Consider childproof latches on cabinets where cleaning supplies and medications are kept.

Kitchen rugs are cute, but can be a real hazard. Be sure they are non-slip. Also watch to see if your loved one’s depth of perception is off. Depending on the color or texture, your loved one may feel as if he or she has to step up or down to properly negotiate the carpet. This could result in injury due to slip or fall. At some point throw rugs may need to be thrown away.

The stove, oven, dishwasher and garbage disposal are also potentially dangerous. The stove and oven are self-explanatory. Burns can occur and damage can occur via the dishwasher if not properly used. A confused person can easily get his or her hand or something else caught in the garbage disposal.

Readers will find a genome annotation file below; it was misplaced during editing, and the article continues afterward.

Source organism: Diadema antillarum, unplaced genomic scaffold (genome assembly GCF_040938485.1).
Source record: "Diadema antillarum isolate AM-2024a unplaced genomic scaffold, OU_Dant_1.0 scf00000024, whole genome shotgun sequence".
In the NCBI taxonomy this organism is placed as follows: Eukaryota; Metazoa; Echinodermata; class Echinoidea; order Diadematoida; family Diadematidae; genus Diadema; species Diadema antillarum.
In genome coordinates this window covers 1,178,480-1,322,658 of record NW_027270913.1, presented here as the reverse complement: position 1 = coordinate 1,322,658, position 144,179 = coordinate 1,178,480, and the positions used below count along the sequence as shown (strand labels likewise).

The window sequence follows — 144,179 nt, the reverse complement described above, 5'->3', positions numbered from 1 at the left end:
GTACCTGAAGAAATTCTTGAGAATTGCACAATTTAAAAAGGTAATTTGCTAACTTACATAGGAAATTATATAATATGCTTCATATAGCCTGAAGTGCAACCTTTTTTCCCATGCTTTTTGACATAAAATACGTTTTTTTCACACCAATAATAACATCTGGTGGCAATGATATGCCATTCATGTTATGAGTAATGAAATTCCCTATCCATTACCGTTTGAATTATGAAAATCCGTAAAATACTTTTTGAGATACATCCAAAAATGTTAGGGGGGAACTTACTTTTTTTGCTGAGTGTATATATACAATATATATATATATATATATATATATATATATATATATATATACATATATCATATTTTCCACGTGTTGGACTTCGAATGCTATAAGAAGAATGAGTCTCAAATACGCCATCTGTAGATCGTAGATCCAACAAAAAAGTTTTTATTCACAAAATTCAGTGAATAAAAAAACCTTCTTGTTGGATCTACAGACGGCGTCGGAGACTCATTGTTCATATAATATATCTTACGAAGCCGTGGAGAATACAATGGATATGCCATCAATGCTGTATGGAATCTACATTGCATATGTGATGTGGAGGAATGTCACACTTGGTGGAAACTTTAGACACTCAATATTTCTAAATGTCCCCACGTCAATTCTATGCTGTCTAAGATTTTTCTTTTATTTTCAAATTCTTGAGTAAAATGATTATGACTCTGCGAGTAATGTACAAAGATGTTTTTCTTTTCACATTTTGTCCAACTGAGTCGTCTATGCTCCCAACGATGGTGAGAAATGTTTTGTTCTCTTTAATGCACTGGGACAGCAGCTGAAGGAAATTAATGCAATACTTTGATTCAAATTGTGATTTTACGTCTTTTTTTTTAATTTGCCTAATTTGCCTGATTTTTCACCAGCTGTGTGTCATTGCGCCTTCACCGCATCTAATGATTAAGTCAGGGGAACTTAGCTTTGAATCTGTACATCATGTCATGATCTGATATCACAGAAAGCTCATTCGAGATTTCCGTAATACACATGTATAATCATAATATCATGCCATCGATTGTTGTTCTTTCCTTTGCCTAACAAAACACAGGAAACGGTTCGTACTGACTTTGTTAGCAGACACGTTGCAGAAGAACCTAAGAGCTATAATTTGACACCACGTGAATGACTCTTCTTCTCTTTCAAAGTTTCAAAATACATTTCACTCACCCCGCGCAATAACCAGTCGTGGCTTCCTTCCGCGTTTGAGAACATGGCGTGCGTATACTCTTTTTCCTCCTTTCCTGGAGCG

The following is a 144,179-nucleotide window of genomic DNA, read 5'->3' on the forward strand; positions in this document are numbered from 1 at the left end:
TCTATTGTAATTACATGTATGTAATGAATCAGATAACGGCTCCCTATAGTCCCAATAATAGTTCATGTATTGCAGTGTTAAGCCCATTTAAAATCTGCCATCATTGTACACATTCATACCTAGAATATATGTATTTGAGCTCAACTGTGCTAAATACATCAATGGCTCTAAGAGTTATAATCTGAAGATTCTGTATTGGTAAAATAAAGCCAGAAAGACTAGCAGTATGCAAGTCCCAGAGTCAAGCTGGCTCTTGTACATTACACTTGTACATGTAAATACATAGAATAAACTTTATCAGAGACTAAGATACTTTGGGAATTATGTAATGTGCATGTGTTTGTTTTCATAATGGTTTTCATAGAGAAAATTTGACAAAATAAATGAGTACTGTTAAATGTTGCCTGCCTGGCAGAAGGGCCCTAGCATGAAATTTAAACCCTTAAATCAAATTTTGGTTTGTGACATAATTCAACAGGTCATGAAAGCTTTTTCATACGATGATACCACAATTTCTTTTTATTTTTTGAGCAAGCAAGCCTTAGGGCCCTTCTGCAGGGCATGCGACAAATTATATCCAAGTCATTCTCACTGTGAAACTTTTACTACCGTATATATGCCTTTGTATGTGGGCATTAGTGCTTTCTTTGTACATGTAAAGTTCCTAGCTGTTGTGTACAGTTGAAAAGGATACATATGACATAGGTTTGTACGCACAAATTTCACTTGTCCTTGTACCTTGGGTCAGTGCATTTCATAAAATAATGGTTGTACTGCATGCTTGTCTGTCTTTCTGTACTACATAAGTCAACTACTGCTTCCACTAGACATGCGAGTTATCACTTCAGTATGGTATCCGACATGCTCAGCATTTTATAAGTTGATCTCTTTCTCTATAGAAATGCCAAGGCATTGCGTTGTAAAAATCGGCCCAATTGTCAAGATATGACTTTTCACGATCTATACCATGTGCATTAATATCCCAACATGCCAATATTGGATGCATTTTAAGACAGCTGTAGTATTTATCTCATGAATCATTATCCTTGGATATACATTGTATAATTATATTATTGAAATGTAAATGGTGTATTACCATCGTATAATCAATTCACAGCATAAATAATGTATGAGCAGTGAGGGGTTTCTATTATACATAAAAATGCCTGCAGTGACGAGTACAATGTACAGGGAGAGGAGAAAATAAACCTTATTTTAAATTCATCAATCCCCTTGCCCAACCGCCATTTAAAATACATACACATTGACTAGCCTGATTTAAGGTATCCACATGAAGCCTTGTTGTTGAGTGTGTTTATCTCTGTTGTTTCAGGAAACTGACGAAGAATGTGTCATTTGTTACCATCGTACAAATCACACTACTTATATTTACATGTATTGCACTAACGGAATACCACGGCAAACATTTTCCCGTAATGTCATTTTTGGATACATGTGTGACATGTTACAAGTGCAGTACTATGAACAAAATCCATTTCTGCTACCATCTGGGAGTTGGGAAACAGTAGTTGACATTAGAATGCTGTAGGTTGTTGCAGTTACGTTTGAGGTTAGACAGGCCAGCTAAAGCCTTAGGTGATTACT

You will have to adjust your own safety measures depending up on your loved one and where he or she is in the disease process.

Just think, “safety first” AND to be willing to err on the side of caution as you battle the monster, Alzheimer’s disease.

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NOTE: The contents in this blog are for informational purposes only, and should not be construed as medical advice, diagnosis, treatment or a substitute for professional care. Always seek the advice of your physician or other qualified health professional before making changes to any existing treatment or program. Some of the information presented in this blog may already be out of date.